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J Virol. 2003 Jan;77(2):1551-63.

Endogenous human papillomavirus E6 and E7 proteins differentially regulate proliferation, senescence, and apoptosis in HeLa cervical carcinoma cells.

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Department of Genetics, Yale University School of Medicine, New Haven, Connecticut 06510, USA.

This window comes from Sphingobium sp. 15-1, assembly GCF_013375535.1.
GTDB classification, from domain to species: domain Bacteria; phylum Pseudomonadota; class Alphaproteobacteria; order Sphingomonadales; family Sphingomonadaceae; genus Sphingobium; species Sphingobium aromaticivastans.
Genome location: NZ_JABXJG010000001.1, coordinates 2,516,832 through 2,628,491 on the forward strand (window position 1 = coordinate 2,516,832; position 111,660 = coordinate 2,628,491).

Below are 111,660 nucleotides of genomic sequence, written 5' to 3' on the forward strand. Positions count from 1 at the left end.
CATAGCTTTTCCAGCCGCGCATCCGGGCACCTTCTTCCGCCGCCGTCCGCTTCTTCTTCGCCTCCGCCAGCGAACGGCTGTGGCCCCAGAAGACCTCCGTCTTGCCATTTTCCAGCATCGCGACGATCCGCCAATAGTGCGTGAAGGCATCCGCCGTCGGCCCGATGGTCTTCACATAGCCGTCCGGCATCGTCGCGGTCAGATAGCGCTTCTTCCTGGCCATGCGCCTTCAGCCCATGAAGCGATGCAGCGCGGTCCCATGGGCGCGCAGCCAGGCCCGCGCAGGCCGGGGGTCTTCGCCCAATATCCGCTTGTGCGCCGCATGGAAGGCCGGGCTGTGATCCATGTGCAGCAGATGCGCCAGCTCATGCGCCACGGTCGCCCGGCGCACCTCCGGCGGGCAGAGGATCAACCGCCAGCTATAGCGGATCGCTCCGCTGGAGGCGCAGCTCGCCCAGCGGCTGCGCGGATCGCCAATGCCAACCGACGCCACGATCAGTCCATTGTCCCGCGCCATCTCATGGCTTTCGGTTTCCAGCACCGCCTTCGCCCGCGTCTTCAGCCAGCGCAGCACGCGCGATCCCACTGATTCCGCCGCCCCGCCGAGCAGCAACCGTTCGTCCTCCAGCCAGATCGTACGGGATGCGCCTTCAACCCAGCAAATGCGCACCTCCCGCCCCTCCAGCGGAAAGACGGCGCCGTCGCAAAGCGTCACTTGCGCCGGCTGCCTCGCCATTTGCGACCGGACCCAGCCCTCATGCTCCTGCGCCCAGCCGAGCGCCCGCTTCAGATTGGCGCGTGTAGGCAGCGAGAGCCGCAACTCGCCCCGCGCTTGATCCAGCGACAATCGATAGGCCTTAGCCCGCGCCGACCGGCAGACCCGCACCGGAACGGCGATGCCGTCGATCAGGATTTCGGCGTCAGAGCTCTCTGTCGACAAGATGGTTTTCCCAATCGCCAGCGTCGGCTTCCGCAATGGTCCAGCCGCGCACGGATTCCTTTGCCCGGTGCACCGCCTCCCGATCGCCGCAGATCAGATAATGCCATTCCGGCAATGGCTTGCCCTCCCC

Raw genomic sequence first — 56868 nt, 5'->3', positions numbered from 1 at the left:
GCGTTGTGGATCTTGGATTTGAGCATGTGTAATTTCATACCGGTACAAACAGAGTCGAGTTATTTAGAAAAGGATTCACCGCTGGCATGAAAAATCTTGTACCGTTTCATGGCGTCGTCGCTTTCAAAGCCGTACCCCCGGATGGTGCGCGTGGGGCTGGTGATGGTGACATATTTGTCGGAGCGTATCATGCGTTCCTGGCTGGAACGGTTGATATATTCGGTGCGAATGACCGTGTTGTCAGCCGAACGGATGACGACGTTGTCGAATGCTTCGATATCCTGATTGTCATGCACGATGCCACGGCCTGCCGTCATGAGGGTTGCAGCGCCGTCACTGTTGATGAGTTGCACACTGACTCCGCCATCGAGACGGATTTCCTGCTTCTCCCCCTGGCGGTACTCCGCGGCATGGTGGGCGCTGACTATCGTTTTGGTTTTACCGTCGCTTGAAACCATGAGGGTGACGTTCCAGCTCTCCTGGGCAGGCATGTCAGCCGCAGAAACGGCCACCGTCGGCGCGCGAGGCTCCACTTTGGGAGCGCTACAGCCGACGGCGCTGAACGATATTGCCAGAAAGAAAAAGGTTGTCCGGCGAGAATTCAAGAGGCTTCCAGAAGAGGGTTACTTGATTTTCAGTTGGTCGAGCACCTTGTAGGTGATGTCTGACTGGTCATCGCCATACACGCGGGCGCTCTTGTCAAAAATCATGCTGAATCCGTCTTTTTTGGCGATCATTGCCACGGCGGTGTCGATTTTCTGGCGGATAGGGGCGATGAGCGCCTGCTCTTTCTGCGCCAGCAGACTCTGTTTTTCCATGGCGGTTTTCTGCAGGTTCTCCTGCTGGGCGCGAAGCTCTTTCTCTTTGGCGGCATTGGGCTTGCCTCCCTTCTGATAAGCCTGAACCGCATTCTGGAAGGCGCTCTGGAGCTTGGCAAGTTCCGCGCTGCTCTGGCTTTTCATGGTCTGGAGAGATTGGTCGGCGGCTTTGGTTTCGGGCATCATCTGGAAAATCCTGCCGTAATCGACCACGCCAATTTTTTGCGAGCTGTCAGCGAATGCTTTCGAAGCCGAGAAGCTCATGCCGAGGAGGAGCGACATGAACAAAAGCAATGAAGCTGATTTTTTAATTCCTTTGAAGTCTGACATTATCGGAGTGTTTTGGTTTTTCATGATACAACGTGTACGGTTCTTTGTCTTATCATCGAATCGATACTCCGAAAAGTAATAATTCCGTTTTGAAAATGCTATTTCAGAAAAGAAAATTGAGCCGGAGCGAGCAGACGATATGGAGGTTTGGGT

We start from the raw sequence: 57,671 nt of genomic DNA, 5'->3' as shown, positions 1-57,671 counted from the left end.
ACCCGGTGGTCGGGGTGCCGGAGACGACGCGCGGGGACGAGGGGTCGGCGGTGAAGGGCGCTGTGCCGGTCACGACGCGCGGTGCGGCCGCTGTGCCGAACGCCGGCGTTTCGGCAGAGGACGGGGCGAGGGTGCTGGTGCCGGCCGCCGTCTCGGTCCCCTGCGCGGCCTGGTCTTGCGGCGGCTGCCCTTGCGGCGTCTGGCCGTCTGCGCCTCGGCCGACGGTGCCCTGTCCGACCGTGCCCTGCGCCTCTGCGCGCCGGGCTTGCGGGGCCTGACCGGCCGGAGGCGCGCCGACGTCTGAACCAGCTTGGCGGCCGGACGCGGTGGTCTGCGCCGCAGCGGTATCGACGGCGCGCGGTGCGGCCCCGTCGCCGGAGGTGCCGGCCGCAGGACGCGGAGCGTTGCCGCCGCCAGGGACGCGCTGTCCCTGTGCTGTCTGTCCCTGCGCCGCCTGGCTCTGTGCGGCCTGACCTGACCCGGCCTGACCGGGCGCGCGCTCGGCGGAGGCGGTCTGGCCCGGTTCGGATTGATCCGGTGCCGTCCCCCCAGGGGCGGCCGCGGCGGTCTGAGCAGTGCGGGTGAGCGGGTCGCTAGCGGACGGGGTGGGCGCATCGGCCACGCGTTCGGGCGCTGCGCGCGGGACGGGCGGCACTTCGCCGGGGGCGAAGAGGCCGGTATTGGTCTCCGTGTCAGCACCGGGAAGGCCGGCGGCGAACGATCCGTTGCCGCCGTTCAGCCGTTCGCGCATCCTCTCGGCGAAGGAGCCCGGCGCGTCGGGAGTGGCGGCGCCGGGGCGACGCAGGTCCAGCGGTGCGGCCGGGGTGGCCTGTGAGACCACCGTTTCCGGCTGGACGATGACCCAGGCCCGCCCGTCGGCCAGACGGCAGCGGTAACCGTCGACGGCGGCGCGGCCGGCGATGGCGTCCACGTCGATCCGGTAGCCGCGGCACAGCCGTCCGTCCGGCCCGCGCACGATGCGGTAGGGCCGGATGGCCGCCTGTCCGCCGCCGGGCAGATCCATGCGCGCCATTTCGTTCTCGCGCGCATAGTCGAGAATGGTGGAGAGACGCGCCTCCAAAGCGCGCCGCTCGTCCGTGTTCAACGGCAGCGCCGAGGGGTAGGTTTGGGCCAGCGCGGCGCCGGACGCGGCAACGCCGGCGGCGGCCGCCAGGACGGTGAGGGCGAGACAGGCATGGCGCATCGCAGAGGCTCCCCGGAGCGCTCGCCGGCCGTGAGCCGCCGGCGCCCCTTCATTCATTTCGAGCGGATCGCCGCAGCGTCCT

Cervical cancer cells express high-risk human papillomavirus (HPV) E6 and E7 proteins, and repression of HPV gene expression causes the cells to cease proliferation and undergo senescence. However, it is not known whether both HPV proteins are required to maintain the proliferative state of cervical cancer cells, or whether mutations that accumulate during carcinogenesis eliminate the need for one or the other of them. To address these questions, we used the bovine papillomavirus E2 protein to repress the expression of either the E6 protein or the E7 protein encoded by integrated HPV18 DNA in HeLa cervical carcinoma cells. Repression of the E7 protein activated the Rb pathway but not the p53 pathway and triggered senescence, whereas repression of the E6 protein activated the p53 pathway but not the Rb pathway and triggered both senescence and apoptosis. Telomerase activity, cyclin-dependent kinase activity, and expression of c-myc were markedly inhibited by repression of either E6 or E7. These results demonstrate that continuous expression of both the E6 and the E7 protein is required for optimal proliferation of cervical carcinoma cells and that the two viral proteins exert distinct effects on cell survival and proliferation. Therefore, strategies that inhibit the expression or activity of either viral protein are likely to inhibit the growth of HPV-associated cancers.

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